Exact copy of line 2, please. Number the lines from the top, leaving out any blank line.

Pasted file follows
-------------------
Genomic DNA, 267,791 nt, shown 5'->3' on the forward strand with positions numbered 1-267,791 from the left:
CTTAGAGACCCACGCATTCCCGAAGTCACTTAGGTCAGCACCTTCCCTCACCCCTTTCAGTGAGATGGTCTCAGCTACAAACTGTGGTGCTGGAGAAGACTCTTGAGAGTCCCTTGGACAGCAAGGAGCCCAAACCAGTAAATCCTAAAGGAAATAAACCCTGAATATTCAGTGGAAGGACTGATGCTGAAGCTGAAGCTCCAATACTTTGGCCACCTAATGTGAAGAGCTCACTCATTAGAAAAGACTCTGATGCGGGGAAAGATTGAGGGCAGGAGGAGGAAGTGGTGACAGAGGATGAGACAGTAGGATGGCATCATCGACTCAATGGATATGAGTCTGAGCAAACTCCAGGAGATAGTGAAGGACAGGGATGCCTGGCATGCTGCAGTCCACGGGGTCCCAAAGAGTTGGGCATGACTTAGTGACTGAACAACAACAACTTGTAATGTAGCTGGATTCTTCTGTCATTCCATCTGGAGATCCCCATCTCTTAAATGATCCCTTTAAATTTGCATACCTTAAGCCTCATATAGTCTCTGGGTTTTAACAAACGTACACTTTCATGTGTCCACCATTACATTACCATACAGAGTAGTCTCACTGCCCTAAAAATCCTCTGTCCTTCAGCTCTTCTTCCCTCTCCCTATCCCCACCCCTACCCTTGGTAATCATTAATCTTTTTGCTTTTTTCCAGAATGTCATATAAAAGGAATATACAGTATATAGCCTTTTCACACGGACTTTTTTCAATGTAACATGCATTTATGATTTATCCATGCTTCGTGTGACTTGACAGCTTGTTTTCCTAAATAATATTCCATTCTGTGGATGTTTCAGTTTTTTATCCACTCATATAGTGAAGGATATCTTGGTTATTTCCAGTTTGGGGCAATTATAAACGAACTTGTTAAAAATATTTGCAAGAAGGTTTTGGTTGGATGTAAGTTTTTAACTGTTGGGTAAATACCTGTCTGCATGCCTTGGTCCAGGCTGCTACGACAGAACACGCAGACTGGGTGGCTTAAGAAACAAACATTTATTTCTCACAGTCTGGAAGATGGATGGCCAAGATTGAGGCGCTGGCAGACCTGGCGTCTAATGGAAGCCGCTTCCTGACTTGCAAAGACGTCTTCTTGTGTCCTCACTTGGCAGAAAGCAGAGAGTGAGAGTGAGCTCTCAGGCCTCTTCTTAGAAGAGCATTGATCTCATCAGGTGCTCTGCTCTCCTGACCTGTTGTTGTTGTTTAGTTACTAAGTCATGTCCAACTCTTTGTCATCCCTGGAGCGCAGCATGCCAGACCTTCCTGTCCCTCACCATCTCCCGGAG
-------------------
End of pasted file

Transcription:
CTTAGAGACCCACGCATTCCCGAAGTCACTTAGGTCAGCACCTTCCCTCACCCCTTTCAGTGAGATGGTCTCAGCTACAAACTGTGGTGCTGGAGAAGACTCTTGAGAGTCCCTTGGACAGCAAGGAGCCCAAACCAGTAAATCCTAAAGGAAATAAACCCTGAATATTCAGTGGAAGGACTGATGCTGAAGCTGAAGCTCCAATACTTTGGCCACCTAATGTGAAGAGCTCACTCATTAGAAAAGACTCTGATGCGGGGAAAGATTGAGGGCAGGAGGAGGAAGTGGTGACAGAGGATGAGACAGTAGGATGGCATCATCGACTCAATGGATATGAGTCTGAGCAAACTCCAGGAGATAGTGAAGGACAGGGATGCCTGGCATGCTGCAGTCCACGGGGTCCCAAAGAGTTGGGCATGACTTAGTGACTGAACAACAACAACTTGTAATGTAGCTGGATTCTTCTGTCATTCCATCTGGAGATCCCCATCTCTTAAATGATCCCTTTAAATTTGCATACCTTAAGCCTCATATAGTCTCTGGGTTTTAACAAACGTACACTTTCATGTGTCCACCATTACATTACCATACAGAGTAGTCTCACTGCCCTAAAAATCCTCTGTCCTTCAGCTCTTCTTCCCTCTCCCTATCCCCACCCCTACCCTTGGTAATCATTAATCTTTTTGCTTTTTTCCAGAATGTCATATAAAAGGAATATACAGTATATAGCCTTTTCACACGGACTTTTTTCAATGTAACATGCATTTATGATTTATCCATGCTTCGTGTGACTTGACAGCTTGTTTTCCTAAATAATATTCCATTCTGTGGATGTTTCAGTTTTTTATCCACTCATATAGTGAAGGATATCTTGGTTATTTCCAGTTTGGGGCAATTATAAACGAACTTGTTAAAAATATTTGCAAGAAGGTTTTGGTTGGATGTAAGTTTTTAACTGTTGGGTAAATACCTGTCTGCATGCCTTGGTCCAGGCTGCTACGACAGAACACGCAGACTGGGTGGCTTAAGAAACAAACATTTATTTCTCACAGTCTGGAAGATGGATGGCCAAGATTGAGGCGCTGGCAGACCTGGCGTCTAATGGAAGCCGCTTCCTGACTTGCAAAGACGTCTTCTTGTGTCCTCACTTGGCAGAAAGCAGAGAGTGAGAGTGAGCTCTCAGGCCTCTTCTTAGAAGAGCATTGATCTCATCAGGTGCTCTGCTCTCCTGACCTGTTGTTGTTGTTTAGTTACTAAGTCATGTCCAACTCTTTGTCATCCCTGGAGCGCAGCATGCCAGACCTTCCTGTCCCTCACCATCTCCCGGAG